In discoursing to you, then, on our Lord’s Prayer, I shall endeavour to point out to you the spirit which it involves, or that state of heart and life which it recommendeth to us, and is calculated to form in us, because then only we shall enter into the uses and the benefits of it, when we discover its spirit, and endeavour to correct the state of our hearts and lives by its divine purity, wisdom, and sanctity.

Now the spirit of our Lord’s Prayer, or that state of heart and life which it recornmendeth, and is calculated to open and form in us, is the most heavenly, the most sublime, the most angelic, the most wise and perfect that can possibly be conceived; because in its inward spirit it is divine. For in its inward spirit it is full of the love, the wisdom, and the power of the Almighty Himself, and therefore it has a tendency to impart to the devout supplicant such a spirit or temper of heart and life as must of necessity be in all respects most perfect, most holy, and most blessed.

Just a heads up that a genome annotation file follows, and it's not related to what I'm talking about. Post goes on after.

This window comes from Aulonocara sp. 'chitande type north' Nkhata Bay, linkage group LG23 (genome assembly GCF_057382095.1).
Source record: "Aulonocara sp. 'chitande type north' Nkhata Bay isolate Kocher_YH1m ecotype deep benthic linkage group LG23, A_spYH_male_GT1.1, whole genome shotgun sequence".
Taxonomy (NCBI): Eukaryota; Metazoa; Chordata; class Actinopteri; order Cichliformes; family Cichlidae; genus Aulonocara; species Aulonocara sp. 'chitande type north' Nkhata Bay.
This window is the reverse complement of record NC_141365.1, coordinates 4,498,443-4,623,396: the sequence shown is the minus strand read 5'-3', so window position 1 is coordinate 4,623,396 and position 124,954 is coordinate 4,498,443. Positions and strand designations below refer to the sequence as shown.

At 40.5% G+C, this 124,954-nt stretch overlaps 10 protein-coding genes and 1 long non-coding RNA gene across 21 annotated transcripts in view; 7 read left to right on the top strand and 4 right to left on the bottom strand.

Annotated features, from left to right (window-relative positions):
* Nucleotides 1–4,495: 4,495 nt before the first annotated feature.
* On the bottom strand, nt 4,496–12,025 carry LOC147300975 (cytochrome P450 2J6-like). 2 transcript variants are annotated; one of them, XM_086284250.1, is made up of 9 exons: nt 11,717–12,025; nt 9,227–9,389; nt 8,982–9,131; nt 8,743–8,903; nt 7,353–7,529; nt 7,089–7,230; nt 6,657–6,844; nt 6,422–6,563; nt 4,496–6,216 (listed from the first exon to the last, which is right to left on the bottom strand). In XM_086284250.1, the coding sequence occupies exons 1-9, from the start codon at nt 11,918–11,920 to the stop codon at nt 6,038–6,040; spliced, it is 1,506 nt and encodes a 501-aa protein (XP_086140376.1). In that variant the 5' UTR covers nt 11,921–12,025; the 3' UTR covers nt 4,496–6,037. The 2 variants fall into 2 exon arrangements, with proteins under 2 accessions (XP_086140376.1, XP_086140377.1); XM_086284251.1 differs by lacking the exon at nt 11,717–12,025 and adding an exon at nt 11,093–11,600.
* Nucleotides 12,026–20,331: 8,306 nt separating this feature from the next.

Let us attend then to this sacred form of Prayer as to the purest wisdom of God, designed to convey a measure of the same wisdom unto ourselves, whereby our hearts may become changed into the likeness of God, and we ourselves, being made partakers of His nature, may be made partakers of His glory, of His happiness, of His immortality.

The first address which demands our attention in this divine Prayer, is in the words of my text, “ Our Father which art in Heaven.” Let us consider now the spirit of these words particularly and attentively, that so we may find all that spiritual instruction which is contained in them, and intended to be conveyed by them.

The words resolve themselves into three distinct considerations;

1st. What is involved in the appellation of Father, as applied to the Great and Holy God;

2ndly. Why we are taught to address Him as our Father;

and 3rdly. What we are to understand by the concluding terms, “Which art in heaven.”

In my present discourse I shall confine myself to the first of these considerations, viz. What is involved in the appellation of Father, as applied to the Great and Holy God.